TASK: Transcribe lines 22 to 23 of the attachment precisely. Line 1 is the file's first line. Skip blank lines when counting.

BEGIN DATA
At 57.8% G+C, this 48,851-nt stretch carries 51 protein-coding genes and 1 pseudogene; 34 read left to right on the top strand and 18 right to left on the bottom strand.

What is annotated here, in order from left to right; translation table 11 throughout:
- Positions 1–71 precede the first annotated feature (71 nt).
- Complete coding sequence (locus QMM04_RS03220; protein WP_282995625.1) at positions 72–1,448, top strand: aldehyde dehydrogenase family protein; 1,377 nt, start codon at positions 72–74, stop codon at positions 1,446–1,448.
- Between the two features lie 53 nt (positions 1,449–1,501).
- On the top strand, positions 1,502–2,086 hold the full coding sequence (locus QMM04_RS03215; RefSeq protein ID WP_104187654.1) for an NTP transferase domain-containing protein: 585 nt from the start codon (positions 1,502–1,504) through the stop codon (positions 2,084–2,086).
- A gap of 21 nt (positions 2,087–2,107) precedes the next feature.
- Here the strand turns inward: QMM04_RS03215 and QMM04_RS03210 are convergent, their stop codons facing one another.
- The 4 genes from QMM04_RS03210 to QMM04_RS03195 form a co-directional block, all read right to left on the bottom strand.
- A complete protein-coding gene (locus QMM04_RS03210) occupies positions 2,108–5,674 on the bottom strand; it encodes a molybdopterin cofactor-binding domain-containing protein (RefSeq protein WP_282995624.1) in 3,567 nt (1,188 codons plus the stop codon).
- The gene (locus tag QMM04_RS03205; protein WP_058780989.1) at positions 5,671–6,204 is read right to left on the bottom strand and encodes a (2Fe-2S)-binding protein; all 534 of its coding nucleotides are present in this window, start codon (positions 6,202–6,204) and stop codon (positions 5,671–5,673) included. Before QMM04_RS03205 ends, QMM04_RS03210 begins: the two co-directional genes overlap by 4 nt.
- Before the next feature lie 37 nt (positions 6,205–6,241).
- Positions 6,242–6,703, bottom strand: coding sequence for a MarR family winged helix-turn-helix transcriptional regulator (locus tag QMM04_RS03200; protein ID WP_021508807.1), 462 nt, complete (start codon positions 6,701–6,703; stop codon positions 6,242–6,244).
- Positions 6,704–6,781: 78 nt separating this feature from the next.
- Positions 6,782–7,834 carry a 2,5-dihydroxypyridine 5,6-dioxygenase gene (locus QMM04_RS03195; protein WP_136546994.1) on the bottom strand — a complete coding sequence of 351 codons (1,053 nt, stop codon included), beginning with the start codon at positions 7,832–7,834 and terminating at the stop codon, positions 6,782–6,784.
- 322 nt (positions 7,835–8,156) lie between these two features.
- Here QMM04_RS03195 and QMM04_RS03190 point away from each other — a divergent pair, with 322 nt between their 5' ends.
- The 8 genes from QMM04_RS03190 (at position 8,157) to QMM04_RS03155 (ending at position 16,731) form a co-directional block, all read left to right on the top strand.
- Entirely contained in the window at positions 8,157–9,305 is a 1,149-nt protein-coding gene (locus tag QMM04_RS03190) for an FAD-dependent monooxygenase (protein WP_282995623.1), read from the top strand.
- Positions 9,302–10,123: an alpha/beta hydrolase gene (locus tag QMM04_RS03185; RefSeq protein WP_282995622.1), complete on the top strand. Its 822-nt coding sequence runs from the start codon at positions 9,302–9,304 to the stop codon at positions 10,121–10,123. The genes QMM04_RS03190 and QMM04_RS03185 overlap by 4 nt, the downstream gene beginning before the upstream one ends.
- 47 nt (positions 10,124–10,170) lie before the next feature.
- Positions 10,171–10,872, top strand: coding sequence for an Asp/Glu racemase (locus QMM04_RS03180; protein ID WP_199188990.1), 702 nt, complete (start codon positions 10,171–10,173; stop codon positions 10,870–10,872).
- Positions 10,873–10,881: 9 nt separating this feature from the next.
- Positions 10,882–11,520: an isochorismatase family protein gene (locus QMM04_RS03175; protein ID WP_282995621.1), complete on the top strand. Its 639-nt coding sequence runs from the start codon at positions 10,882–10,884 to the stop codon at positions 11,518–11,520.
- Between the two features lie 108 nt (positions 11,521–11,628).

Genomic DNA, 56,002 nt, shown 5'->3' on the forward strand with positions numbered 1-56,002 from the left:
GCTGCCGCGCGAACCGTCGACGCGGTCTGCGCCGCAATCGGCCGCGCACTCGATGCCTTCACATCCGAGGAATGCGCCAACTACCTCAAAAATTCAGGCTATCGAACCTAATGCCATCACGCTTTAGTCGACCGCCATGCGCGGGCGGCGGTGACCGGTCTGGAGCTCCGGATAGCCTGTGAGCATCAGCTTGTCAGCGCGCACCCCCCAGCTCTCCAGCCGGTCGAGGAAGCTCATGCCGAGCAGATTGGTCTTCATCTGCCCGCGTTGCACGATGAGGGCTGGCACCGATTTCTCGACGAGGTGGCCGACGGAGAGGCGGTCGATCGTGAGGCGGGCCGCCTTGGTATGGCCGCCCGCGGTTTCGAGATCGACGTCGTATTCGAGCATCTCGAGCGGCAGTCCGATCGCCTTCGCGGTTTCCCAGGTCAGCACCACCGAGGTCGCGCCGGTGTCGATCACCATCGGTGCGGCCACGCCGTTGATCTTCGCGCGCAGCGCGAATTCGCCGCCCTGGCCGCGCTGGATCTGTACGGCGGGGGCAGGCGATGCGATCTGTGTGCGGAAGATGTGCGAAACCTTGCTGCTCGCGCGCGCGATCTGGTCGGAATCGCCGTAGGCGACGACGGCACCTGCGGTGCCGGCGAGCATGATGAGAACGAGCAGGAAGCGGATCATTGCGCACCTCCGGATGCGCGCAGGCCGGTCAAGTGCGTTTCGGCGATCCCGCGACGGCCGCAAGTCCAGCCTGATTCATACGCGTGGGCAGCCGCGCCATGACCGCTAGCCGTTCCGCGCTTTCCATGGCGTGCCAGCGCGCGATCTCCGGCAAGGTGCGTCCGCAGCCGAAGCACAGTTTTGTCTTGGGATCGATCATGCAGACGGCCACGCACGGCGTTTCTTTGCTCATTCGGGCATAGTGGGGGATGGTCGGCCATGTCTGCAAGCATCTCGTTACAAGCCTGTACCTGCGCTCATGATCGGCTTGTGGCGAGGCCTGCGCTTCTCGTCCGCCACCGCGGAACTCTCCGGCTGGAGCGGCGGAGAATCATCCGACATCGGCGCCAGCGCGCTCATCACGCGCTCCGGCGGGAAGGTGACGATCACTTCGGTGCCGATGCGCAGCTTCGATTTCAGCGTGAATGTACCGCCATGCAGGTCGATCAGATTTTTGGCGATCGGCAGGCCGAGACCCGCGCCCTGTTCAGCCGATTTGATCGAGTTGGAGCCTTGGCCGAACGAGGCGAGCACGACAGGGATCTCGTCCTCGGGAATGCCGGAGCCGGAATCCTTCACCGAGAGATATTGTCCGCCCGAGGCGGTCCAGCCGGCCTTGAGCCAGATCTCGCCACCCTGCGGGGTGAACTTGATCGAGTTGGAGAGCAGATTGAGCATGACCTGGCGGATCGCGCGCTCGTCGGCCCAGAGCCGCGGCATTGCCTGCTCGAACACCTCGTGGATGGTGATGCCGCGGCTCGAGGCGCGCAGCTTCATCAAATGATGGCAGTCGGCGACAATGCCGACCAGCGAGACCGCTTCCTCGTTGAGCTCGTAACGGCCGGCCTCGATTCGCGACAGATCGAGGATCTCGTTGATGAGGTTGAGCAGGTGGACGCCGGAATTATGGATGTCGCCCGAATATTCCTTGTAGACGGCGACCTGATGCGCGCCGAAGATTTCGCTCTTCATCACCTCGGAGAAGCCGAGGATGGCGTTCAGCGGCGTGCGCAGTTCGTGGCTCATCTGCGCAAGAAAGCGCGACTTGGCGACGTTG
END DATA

- Positions 10,171–10,872, top strand: coding sequence for an Asp/Glu racemase (locus QMM04_RS03180; protein ID WP_199188990.1), 702 nt, complete (start codon positions 10,171–10,173; stop codon positions 10,870–10,872).
- Positions 10,873–10,881: 9 nt separating this feature from the next.